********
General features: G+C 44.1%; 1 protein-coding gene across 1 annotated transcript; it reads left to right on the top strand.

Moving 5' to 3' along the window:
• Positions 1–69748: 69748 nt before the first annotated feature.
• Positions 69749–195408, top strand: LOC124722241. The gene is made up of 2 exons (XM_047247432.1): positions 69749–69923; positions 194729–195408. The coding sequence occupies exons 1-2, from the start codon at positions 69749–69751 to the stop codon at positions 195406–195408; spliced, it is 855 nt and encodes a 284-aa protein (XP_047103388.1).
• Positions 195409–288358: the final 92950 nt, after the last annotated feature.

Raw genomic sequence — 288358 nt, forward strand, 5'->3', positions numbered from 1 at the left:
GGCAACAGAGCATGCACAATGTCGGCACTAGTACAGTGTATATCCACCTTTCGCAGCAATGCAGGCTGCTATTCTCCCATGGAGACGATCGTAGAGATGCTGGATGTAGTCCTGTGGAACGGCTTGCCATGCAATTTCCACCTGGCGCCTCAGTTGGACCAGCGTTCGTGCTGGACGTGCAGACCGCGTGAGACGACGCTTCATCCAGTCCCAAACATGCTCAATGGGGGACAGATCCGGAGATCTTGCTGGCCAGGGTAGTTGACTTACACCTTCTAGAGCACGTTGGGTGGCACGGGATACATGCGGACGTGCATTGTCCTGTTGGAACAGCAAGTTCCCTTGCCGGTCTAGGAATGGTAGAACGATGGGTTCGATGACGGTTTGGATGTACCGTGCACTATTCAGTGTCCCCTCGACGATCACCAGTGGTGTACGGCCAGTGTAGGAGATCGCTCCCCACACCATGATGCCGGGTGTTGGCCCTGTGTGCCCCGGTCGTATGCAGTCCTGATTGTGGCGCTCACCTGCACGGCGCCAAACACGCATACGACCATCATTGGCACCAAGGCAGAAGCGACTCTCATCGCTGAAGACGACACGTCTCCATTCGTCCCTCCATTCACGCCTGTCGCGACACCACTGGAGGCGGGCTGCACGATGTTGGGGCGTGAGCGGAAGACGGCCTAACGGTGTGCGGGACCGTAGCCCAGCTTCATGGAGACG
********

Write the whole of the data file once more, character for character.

General features: G+C 44.1%; 1 protein-coding gene across 1 annotated transcript; it reads left to right on the top strand.

Moving 5' to 3' along the window:
• Positions 1–69748: 69748 nt before the first annotated feature.
• Positions 69749–195408, top strand: LOC124722241. The gene is made up of 2 exons (XM_047247432.1): positions 69749–69923; positions 194729–195408. The coding sequence occupies exons 1-2, from the start codon at positions 69749–69751 to the stop codon at positions 195406–195408; spliced, it is 855 nt and encodes a 284-aa protein (XP_047103388.1).
• Positions 195409–288358: the final 92950 nt, after the last annotated feature.

Raw genomic sequence — 288358 nt, forward strand, 5'->3', positions numbered from 1 at the left:
GGCAACAGAGCATGCACAATGTCGGCACTAGTACAGTGTATATCCACCTTTCGCAGCAATGCAGGCTGCTATTCTCCCATGGAGACGATCGTAGAGATGCTGGATGTAGTCCTGTGGAACGGCTTGCCATGCAATTTCCACCTGGCGCCTCAGTTGGACCAGCGTTCGTGCTGGACGTGCAGACCGCGTGAGACGACGCTTCATCCAGTCCCAAACATGCTCAATGGGGGACAGATCCGGAGATCTTGCTGGCCAGGGTAGTTGACTTACACCTTCTAGAGCACGTTGGGTGGCACGGGATACATGCGGACGTGCATTGTCCTGTTGGAACAGCAAGTTCCCTTGCCGGTCTAGGAATGGTAGAACGATGGGTTCGATGACGGTTTGGATGTACCGTGCACTATTCAGTGTCCCCTCGACGATCACCAGTGGTGTACGGCCAGTGTAGGAGATCGCTCCCCACACCATGATGCCGGGTGTTGGCCCTGTGTGCCCCGGTCGTATGCAGTCCTGATTGTGGCGCTCACCTGCACGGCGCCAAACACGCATACGACCATCATTGGCACCAAGGCAGAAGCGACTCTCATCGCTGAAGACGACACGTCTCCATTCGTCCCTCCATTCACGCCTGTCGCGACACCACTGGAGGCGGGCTGCACGATGTTGGGGCGTGAGCGGAAGACGGCCTAACGGTGTGCGGGACCGTAGCCCAGCTTCATGGAGACG